Enjoy Every Sandwich


Somehow, at some point, without even realizing it, I’ve slipped into the “enjoy every sandwich” part of my life.

Warren Zevon InsideOutWhen Warren Zevon was diagnosed with a deadly cancer, and told he had only months to live, he appeared on David Letterman’s show in October, 2002 as the night’s only guest. He spoke about what he’d no longer have to worry about (high cholesterol, getting fat, going bald, and the future of technology.) He’d decided to spend what remained of the rest of his life reading, and writing and recording songs.

Letterman asked Zevon if his condition had taught him anything about life and death. ”How much you’re supposed to enjoy every sandwich,” Zevon answered. Zevon enjoy every sandwich

Now, I’m not kicking it in a few months – as far as I know – but that expression really resonated with me. Still, it was only this week that I actually found myself inside that feeling.

My husband called one morning, just checking in, and he asked me what I was doing. I knew the correct answer should have been “packing up stuff and throwing stuff away,” but what I said instead was, “I’m eating a sandwich, and I can’t believe how wonderful it is.”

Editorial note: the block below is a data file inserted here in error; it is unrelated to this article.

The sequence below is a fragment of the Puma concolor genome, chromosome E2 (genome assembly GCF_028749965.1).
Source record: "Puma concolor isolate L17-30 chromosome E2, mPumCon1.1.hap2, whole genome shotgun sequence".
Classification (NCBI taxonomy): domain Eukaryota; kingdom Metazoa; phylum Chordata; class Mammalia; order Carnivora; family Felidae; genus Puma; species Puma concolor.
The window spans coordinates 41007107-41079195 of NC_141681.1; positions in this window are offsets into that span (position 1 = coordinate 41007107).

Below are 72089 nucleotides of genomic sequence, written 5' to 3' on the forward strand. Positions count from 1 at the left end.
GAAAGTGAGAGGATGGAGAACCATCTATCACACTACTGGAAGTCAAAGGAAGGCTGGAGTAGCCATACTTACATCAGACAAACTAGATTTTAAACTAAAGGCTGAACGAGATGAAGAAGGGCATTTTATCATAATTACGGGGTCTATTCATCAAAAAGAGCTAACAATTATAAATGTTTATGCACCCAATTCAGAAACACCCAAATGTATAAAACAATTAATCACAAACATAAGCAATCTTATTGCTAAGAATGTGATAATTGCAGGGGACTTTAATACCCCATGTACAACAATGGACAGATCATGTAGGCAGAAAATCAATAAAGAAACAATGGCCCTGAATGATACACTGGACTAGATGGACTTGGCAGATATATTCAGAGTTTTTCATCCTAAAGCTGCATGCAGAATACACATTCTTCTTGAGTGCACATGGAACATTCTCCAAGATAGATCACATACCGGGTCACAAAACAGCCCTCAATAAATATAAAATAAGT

corned beef sandwichI took two pieces of a good light rye bread, spread some butter and mustard on them, and added a package of sliced corned beef. And it was good. It was exactly what I wanted and needed at that moment, and it tasted like it should, and it entered into my stomach as gracefully as Nadia Comeneci sticking a perfect ten point landing.

“Enjoy every sandwich.” We like to think that we’re living our lives as best as we can, but how many of us are really aware of what’s around us, at any given time? How often do we cling to out-dated thoughts and feelings, just because we’ve always had them? Do we really have to live long enough to become senile to finally have that perfect second childhood?

Second ChildhoodJust as an exercise, really think about what you’d do if you knew you had only six months to live. Would you keep flossing? Would you enter a prolonged drink and/or drug coma? Would you say ‘yes’ when people asked for favours, even though you knew you wouldn’t live long enough for them to reciprocate? Would you keep on going to a joe job that pays the bills, but breaks your spirit?

Would you mow the lawn, but never take a few minutes to sit in the shade and smell that fresh cut grass? smell-rosesWould you argue over trivialities and events that will be gone and forgotten before you are? Would the acquiring of money or goods occupy your time? Would you give an honest compliment to someone without worrying that it would swell their head?

Would you travel to somewhere you’d never been, or prefer to stay close to home and loved ones? Or would you be greedy of the last of your time, frantically trying to pack experiences into those fleeting months? Would you watch more TV, go to more movies, enjoy more music, eat more chocolate? greedy child